A walk near Amerongen
Amerongen Castle (Dutch: Kasteel Amerongen) was built between 1674 and 1680, on the site of a medieval castle that had been burned down by the French in 1673. The gardens still contain historic elements such as a conservatory dating from the 1890s. In 1918, the former German Kaiser Wilhelm II signed his abdication here and stayed till 1920, when he moved to Huis Doorn.
The current building was designed by the architect Maurits Post as a baroque palace for the owners Godard Adriaan van Reede and his wife Margaretha Turnor. In the main hall a central staircase with painted ceiling was built by Willem van Nimwegen. Other ornaments were added in the early 20th century by P.J.H. Cuypers. The gardens contain historical elements and the walls predate 1673. Near the entrance bridge dating from 1678 is a wooden clock tower from 1728 that contains the original clock of the same date. In the north-east corner of the gardens is an orangerie dating from the 1880s, and the north wall was raised during the period when Wilhelm II was residing there 1918-1920. He abdicated in Amerongen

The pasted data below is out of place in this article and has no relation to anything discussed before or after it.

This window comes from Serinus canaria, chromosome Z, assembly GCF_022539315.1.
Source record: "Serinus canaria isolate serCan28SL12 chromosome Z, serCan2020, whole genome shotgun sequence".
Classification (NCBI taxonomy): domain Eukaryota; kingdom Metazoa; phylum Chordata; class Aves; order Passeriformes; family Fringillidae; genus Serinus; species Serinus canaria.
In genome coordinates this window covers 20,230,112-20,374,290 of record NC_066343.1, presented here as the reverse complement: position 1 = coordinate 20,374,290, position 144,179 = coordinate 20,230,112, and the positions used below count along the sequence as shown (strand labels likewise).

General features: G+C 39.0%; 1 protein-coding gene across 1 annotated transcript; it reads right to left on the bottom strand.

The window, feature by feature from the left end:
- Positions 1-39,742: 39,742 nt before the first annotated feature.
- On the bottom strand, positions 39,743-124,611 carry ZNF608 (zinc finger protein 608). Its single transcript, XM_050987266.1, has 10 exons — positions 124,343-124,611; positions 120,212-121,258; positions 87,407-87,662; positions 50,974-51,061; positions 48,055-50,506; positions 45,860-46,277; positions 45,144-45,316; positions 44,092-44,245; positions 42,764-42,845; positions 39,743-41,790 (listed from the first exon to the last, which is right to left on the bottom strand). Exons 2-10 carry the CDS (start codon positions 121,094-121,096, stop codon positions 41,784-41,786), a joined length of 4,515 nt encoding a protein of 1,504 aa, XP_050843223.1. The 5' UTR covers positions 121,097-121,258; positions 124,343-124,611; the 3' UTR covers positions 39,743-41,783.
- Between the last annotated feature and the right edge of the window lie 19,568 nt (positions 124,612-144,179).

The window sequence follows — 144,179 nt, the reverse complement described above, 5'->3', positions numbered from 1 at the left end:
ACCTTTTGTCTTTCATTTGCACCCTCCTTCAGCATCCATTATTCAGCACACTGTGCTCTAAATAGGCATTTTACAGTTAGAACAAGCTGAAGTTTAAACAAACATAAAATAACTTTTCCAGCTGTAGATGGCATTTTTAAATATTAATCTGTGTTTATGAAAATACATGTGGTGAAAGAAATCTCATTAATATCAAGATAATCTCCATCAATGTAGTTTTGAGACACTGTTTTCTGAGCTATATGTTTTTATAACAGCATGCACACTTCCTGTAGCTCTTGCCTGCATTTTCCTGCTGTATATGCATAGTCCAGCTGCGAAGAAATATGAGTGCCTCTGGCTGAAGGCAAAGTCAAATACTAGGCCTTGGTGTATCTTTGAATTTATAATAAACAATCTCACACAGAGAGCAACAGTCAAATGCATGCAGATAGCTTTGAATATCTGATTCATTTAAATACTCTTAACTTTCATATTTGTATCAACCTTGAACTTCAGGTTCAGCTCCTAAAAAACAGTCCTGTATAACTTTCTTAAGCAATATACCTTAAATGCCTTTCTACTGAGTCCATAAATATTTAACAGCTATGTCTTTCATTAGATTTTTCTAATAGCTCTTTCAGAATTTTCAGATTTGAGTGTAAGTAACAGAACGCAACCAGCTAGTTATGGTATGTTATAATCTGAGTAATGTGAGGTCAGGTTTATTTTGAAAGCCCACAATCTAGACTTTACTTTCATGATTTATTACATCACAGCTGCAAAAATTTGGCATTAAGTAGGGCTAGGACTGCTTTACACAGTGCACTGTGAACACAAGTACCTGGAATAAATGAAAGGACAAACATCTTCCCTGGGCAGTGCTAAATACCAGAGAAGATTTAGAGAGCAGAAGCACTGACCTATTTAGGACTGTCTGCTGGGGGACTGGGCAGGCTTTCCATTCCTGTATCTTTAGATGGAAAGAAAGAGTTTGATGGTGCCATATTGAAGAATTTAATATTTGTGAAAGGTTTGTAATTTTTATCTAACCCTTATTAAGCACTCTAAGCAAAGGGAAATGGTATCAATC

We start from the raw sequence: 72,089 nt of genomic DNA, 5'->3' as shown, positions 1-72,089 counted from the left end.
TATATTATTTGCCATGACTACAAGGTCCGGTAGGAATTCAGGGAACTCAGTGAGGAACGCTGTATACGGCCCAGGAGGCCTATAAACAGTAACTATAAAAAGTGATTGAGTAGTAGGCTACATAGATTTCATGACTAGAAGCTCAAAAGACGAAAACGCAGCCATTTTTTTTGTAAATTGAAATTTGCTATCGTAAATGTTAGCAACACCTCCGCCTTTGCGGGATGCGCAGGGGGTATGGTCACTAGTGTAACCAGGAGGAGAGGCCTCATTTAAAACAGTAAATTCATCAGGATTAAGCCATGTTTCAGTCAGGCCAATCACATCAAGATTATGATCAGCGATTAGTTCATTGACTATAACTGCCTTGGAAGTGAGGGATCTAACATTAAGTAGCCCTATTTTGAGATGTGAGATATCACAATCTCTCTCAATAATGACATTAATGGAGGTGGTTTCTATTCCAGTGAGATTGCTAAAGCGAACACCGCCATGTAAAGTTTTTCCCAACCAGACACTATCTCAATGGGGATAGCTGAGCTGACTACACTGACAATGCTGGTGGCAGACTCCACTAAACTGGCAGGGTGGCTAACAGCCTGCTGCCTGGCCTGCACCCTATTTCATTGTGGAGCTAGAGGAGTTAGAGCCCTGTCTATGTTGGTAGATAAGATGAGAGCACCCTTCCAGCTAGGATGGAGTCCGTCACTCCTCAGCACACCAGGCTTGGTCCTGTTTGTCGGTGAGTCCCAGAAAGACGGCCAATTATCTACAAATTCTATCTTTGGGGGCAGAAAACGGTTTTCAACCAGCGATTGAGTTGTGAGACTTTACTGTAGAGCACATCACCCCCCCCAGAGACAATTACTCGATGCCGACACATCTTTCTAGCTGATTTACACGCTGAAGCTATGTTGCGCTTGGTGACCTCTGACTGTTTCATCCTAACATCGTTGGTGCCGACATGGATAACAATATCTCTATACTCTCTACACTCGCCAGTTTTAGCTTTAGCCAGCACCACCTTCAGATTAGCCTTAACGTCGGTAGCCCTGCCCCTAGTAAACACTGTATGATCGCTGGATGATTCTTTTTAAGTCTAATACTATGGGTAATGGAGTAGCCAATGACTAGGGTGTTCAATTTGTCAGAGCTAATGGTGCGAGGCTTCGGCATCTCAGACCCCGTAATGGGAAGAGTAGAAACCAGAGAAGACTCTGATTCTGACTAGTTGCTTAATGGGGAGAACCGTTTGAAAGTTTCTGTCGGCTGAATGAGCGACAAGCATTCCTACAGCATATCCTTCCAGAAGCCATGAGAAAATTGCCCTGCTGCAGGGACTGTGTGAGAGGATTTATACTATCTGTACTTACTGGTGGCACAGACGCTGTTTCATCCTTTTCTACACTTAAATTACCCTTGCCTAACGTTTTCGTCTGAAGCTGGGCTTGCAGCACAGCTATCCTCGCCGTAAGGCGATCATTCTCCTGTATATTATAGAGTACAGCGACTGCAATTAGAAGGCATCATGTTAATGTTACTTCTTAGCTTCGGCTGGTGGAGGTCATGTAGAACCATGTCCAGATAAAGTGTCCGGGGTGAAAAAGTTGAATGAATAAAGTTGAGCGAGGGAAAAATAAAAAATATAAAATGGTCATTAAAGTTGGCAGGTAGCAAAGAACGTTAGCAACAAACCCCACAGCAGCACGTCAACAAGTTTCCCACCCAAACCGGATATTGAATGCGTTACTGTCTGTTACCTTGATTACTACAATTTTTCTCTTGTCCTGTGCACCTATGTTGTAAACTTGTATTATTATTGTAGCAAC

From 2002-2011 the castle was restored as a partnership between the Rijksdienst voor het Cultureel Erfgoed and various funds in the cultural heritage sector.
The castle functions today as a museum and is popen from 11 to 5 PM from Thursday to Sunday.